Biologists spotted the wild wolves roaming a reserve in Castel di Guido. They are of no apparent threat to livestock, as they survive on a diet of wild boars. Researchers have blamed their initial demise on hunting.
Killing wolves was encouraged in Italy until the 1970s, by which time only 100 or so individuals remained in Italy. But the species was given protected status in 1971 and has since gradually recovered.
There are around 1,500 – 2,000 wolves inhabiting Italy, with others bordering France. French farmers have claimed that the slender beasts have been attacking their sheep. But then again, perhaps it’s time we listen more to the animals’ needs and less to ours. Based on studies of animal extinction or endangerment, we could surmise it isn’t really the animals crying wolf, is it?
America’s favorite sandwich is, without question, the classic burger. Despite every Mickey D regular’s praise of the tasty quarter pounder, few know what goes on behind the scenes. That isn’t, of course, the case for cattle farmers, and some opt to grow veggies after being in the know-how. Rancher Jay Wilde recently joined the vegan farming community when he couldn’t slaughter his cows.
“We did [our] best to look after them [the cattle], but you knew you were going to betray them. You really couldn’t look them in the eye.”
The 172-acre Derbyshire farm is a family heirloom. Committed vegetarian Wilde, as we all do, hopes his father would’ve been proud. Along with wife Katja, Wilde sent 70 of his cattle to a sanctuary in Norfolk. The remaining 12 are now family pets.
“What we were doing worked in the past, but it’s no longer fit for purpose really. It consumes too many resources, it’s morally indefensible if you think animals are anything more than meat.”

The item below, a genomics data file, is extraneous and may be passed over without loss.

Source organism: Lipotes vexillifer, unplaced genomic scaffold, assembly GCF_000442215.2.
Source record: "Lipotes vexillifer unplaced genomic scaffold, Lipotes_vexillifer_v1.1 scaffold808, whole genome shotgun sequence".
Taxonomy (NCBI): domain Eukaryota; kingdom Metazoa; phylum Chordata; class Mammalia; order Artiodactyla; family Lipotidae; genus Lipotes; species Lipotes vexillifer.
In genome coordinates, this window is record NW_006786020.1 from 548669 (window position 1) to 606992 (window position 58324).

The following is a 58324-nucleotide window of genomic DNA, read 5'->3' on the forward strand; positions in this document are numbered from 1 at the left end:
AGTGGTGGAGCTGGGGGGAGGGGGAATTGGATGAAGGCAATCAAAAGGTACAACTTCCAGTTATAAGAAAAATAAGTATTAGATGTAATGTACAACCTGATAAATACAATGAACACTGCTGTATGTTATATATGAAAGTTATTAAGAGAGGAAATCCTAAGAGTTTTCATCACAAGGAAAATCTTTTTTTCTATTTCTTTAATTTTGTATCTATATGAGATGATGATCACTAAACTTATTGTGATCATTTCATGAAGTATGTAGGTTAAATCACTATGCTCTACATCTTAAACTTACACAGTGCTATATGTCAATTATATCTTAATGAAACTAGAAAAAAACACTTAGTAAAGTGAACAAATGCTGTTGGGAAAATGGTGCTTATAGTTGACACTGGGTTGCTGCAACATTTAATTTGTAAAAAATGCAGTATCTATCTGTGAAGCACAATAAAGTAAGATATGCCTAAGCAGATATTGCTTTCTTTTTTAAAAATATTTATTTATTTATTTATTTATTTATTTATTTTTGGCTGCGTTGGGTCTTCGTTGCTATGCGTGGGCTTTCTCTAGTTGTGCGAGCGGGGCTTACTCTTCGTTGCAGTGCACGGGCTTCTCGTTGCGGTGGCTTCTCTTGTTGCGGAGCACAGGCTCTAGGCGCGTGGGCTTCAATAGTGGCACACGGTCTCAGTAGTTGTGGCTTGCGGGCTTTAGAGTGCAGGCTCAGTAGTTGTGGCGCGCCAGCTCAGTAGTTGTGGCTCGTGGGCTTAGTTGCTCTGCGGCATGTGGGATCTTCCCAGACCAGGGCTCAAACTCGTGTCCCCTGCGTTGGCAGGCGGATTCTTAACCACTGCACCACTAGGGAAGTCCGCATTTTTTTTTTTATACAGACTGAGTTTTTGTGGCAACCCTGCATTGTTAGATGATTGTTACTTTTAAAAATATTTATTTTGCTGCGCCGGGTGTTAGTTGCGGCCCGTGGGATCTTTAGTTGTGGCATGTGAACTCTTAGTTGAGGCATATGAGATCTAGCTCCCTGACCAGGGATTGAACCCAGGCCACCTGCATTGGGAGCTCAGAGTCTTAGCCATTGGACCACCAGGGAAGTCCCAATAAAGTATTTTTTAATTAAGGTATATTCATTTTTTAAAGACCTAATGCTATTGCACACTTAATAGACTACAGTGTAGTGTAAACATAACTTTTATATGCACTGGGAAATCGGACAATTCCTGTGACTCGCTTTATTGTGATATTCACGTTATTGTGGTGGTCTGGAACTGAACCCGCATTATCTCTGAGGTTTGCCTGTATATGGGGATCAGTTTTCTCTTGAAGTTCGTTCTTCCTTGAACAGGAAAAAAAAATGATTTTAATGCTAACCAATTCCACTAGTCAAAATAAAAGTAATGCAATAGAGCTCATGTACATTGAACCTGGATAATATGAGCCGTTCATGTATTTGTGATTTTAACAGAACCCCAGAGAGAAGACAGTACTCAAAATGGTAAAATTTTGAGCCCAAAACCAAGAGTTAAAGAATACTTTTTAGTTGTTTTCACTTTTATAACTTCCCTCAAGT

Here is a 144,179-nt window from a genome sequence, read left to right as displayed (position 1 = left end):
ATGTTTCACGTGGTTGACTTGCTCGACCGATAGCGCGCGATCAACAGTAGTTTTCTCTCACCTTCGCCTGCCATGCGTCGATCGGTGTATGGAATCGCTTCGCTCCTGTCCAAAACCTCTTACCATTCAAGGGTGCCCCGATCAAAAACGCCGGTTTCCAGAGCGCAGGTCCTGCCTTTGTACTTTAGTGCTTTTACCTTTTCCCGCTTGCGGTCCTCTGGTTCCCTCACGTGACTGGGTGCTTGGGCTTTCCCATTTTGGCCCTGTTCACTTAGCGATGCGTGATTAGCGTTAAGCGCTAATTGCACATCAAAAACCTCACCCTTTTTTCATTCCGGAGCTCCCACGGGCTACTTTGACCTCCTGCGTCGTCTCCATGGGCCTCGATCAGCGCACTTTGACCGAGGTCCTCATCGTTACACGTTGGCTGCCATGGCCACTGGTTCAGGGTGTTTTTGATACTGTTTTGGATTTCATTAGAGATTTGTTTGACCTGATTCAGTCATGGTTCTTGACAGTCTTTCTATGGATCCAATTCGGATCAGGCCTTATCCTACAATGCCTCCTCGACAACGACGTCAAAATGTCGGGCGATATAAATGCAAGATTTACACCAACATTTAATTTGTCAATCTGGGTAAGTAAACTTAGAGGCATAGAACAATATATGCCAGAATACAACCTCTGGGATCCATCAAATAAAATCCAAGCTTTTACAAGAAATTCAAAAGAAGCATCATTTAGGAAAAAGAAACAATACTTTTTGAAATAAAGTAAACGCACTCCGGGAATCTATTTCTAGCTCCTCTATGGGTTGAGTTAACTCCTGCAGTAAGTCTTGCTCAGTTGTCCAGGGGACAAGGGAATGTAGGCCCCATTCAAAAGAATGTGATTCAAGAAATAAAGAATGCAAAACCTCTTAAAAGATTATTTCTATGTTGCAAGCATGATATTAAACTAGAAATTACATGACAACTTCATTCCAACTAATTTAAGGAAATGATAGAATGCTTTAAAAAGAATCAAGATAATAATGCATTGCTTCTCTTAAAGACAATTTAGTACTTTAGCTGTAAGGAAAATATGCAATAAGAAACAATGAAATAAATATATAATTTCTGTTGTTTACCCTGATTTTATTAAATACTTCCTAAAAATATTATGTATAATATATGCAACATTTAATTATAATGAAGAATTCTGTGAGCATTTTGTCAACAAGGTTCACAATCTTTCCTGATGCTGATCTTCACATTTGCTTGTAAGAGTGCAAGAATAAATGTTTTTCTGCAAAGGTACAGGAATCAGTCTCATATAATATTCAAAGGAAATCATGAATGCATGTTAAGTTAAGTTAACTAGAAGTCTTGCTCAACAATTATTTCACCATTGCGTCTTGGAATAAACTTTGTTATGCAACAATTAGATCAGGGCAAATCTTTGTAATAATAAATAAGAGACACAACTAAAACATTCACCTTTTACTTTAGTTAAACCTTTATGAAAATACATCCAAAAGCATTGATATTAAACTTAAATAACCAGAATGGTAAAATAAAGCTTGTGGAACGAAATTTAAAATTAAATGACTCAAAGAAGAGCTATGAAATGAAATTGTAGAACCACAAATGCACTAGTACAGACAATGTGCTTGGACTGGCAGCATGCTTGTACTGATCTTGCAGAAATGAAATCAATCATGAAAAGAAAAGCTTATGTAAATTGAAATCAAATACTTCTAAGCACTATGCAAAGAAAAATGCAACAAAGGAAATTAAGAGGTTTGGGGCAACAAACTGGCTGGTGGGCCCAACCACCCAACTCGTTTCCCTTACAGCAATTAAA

Vegans have applauded the dynamic duo, whose cattle still contribute to a flourishing ecosystem. Beef may make for a tasty meal, but to Wilde they’re just as loyal as any pup.
Across the globe, busts against wildlife smugglers have been more copious than nature can handle. Though species such as the crest-tailed mulgara have made epic and unexpected comebacks, it isn’t the case for most. Hoping to kill two birds with one stone, Greenpeace is shutting down climate change and poaching with a wildlife reserve in Antarctica.
Will McCallum, of Greenpeace’s new Protect the Antarctic campaign, said: “The next few years are absolutely essential for the future of our oceans and we are in desperate need for governments to come together and do what is best for these amazing ecosystems.”
As city dwellers, we often remain oblivious to the consequences of melting ice caps and hits to the food chain. Nonetheless, there is much value in keeping our polar wonderland’s seals, penguins, and whales afloat.
“This will bring huge benefits in protecting this amazing ecosystem, in preserving the biodiversity and ecosystem functions of the ocean and in the wider fight against climate change.”
The reserve will cover 1.8m square kilometers of the Weddell Sea and Antarctic Peninsula. Not only will the eventual rise in fish populations excite seafood lovers — the world may not go down sinking after all.